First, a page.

Through the course of my daytime adventures/studies I have the tremendous fortune of attending a number of conferences, and more importantly festivals dedicated to the dead art of silent cinema. It baffles many people how anyone could ever be so obsessive with something so ‘primitive’ and ‘arcane’ something so abstract to what we know and love, what with the All-Singing All-Dancing Technicolour Widescreen Real-D Surround Sound Cinema of today.
Many would be quick to rebuff any such harsh judgements, but of course I see where the layman might be coming from. Grubby unclear films, with little people running around at supernatural speeds to the merry plink and plonk of the honky-tonk piano can easily seem pretty Neanderthal.
Needless to say this is a pretty cruel vision of silents, coloured by decades of worn prints being show at 50% the speed they should be running at, with picked-out-of-a-basket soundtracks slapped on to fill the silence. Silent film festivals are about reversing that, reviving living soundtracks with both improvised and especially scored music, showcasing some of the finest film restorations from across the world. Films that demonstrate the birth of a medium at one end, and the perfection of it at the other.
It baffles me that anyone who claims to love film could possibly keep themselves away!
Last weekend saw the annual British Silent Film Festival set up shop in the imposing Barbican centre in central London, and for 3 (and a half) days the organisers did an excellent job of putting on some amazing talks and performances around some know, and some lesser know films from the silent era. The topic of ‘Sound’ was the focus of the festival, looking both at the early experiments with sounded motion pictures, as well as looking at the issues faced by modern musicians tasked with accompanying these films. The latter in particular proves a fascinating meeting point for film historians and improvisational musicians.
A presentation by Toby Haggith of the Imperial War Museum and the musician Stephen Horne looked at the arguments for and against the use of cue sheets provided with the First World War propaganda film Battle of the Ancre and the Advance of the Tanks. Is it right to impose a modern score which might colour a film as elegiac? A soundtrack to the living dead marching off to what we widely regard today as a futile battle? The film was shot with optimism that the war could now be won, and that the tank in particular was the one device which could potentially break The Hun. Cue sheets from the time can be equally problematic, with no connection to the action on screen, and sometimes with unwittingly dangerous associations to the modern ear. One reel of The Ancre cited Entrance of the Gladiators as the appropriate backing music, yet little did music arrangers in 1917 appreciate quite the clownishly insensitive connotations this would have in the latter part of the century.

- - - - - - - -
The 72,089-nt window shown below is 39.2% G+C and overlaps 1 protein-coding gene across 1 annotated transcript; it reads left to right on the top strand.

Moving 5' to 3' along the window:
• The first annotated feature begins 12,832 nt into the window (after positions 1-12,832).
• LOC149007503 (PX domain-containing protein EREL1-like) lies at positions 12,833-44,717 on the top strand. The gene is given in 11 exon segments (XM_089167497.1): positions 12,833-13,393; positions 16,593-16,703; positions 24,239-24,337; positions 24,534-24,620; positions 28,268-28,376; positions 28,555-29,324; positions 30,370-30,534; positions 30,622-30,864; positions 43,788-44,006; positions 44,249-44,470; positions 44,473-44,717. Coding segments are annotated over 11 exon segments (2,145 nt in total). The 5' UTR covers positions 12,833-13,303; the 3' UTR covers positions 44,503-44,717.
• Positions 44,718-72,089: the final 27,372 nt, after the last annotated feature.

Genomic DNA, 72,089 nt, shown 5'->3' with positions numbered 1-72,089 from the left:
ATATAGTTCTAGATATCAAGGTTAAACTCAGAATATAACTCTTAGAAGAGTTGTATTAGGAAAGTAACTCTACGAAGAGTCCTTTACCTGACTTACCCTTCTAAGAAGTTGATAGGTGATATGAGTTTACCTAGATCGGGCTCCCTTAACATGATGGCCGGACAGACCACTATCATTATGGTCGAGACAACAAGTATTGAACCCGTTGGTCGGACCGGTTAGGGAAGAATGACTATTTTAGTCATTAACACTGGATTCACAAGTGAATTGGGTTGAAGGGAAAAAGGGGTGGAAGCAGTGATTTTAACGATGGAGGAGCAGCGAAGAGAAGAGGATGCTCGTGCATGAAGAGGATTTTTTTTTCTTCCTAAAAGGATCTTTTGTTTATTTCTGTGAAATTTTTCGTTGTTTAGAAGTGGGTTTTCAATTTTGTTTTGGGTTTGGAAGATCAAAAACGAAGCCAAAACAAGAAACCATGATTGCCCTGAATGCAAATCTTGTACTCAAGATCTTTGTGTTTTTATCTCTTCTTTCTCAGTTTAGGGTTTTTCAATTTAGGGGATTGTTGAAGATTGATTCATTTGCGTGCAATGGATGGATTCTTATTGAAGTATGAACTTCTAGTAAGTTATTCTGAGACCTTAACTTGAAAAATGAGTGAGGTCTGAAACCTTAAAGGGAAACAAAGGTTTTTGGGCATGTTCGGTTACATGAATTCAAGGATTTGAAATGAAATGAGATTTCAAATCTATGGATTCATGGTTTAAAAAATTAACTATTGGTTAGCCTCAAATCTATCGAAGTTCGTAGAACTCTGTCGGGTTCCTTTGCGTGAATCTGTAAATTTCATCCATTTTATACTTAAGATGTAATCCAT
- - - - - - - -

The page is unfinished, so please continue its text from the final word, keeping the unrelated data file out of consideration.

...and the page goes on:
Other musical treats in the festival included a morning of bizarre early sound experiments showcased by film historian Tony Fletcher (Teddy Brown and his Xylophone being my particular favourite), a screening of Britain’s first complete sound feature Under the Greenwood Tree (a curious if occasionally quite stilted take on Hardy’s classic), an orchestrally accompanied screening of Griffith’s classic damsels-on-ice-floes-thriller Way Down East (complete with crash-bang-wallop radio style sound effects), as well as a one off performance of the silent western White Oak accompanied by Five Live’s own Mark Kermode, The Dodge Brothers and Neil Brand!
If the quiff and the double bass wasn’t a big enough indicator: That’s him to the far left. He’s even been so generous as to slam modern bombastic cinema (a la Michael Bay) for having forgotten the ‘melody of melodrama’ so apparrent in silents. To hear his reflections on Moderns vs Silents, as well as the White Oak performance click HERE.
Kermode’s promised more shows in the future, and I can’t wait. Not so much to hear some more bass-slappin’, string-pickin’ Americana to my silents but also to help drag in some more Kermode fan-boys and girls into the slightly hidden world of silents. I had the opportunity to tempt two of my ‘normal’ film friends to two of the evenings performances and they absolutely loved it. The varied tempo, the melodrama and the occassionally baffling plot lines can be hard work at first, but once you settle into it you really do get a brilliantly unique, fascinating, and often gripping film experience.
The Barbican play regular host silent screenings throughout the year, and a number are regularly doing the rounds on art house cinema circuits around the country. If you hear of one coming to town with a budding musician or two in tow then really do go out of your way to check it out.
It may well be a notch or two outside most peoples comfort zone, but how can you continue to live oblivious of an era where square-jawed male heroes could regularly cry with relief for romantic and narrative resolution, and where dogs were regularly used as the ultimate Deus ex Machina? If that isn’t amazing, then I don’t know what is.